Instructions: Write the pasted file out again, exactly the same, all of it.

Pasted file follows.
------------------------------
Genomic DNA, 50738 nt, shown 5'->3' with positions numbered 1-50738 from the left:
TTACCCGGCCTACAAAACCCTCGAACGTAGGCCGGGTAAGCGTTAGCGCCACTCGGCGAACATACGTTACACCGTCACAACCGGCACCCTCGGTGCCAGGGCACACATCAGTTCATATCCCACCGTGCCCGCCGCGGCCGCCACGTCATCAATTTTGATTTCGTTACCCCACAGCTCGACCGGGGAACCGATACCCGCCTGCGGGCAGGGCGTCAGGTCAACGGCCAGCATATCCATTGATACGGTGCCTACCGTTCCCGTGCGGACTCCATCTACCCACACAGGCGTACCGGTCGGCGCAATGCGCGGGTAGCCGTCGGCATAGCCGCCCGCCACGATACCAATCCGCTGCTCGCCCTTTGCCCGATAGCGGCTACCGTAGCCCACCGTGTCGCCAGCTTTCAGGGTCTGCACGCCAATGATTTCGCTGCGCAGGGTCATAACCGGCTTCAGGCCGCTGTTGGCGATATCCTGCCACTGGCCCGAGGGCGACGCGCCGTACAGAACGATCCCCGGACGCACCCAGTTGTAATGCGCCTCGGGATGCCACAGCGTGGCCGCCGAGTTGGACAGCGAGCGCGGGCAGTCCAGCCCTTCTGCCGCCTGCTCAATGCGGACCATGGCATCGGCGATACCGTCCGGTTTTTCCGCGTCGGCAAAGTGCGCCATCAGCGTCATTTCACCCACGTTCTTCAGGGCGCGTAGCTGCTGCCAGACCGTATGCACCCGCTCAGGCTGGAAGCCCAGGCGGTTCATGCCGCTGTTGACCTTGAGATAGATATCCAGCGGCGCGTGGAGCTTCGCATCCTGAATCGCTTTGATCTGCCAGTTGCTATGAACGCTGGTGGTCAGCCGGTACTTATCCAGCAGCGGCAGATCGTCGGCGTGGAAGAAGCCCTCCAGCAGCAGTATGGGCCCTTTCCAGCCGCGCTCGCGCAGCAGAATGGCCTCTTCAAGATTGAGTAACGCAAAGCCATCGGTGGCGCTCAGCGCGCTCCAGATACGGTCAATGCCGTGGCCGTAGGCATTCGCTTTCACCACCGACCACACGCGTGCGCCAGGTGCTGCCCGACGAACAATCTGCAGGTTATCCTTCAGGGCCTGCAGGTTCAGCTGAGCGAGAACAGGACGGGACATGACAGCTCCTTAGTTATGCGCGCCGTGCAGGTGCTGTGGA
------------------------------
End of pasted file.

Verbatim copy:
Genomic DNA, 50738 nt, shown 5'->3' with positions numbered 1-50738 from the left:
TTACCCGGCCTACAAAACCCTCGAACGTAGGCCGGGTAAGCGTTAGCGCCACTCGGCGAACATACGTTACACCGTCACAACCGGCACCCTCGGTGCCAGGGCACACATCAGTTCATATCCCACCGTGCCCGCCGCGGCCGCCACGTCATCAATTTTGATTTCGTTACCCCACAGCTCGACCGGGGAACCGATACCCGCCTGCGGGCAGGGCGTCAGGTCAACGGCCAGCATATCCATTGATACGGTGCCTACCGTTCCCGTGCGGACTCCATCTACCCACACAGGCGTACCGGTCGGCGCAATGCGCGGGTAGCCGTCGGCATAGCCGCCCGCCACGATACCAATCCGCTGCTCGCCCTTTGCCCGATAGCGGCTACCGTAGCCCACCGTGTCGCCAGCTTTCAGGGTCTGCACGCCAATGATTTCGCTGCGCAGGGTCATAACCGGCTTCAGGCCGCTGTTGGCGATATCCTGCCACTGGCCCGAGGGCGACGCGCCGTACAGAACGATCCCCGGACGCACCCAGTTGTAATGCGCCTCGGGATGCCACAGCGTGGCCGCCGAGTTGGACAGCGAGCGCGGGCAGTCCAGCCCTTCTGCCGCCTGCTCAATGCGGACCATGGCATCGGCGATACCGTCCGGTTTTTCCGCGTCGGCAAAGTGCGCCATCAGCGTCATTTCACCCACGTTCTTCAGGGCGCGTAGCTGCTGCCAGACCGTATGCACCCGCTCAGGCTGGAAGCCCAGGCGGTTCATGCCGCTGTTGACCTTGAGATAGATATCCAGCGGCGCGTGGAGCTTCGCATCCTGAATCGCTTTGATCTGCCAGTTGCTATGAACGCTGGTGGTCAGCCGGTACTTATCCAGCAGCGGCAGATCGTCGGCGTGGAAGAAGCCCTCCAGCAGCAGTATGGGCCCTTTCCAGCCGCGCTCGCGCAGCAGAATGGCCTCTTCAAGATTGAGTAACGCAAAGCCATCGGTGGCGCTCAGCGCGCTCCAGATACGGTCAATGCCGTGGCCGTAGGCATTCGCTTTCACCACCGACCACACGCGTGCGCCAGGTGCTGCCCGACGAACAATCTGCAGGTTATCCTTCAGGGCCTGCAGGTTCAGCTGAGCGAGAACAGGACGGGACATGACAGCTCCTTAGTTATGCGCGCCGTGCAGGTGCTGTGGA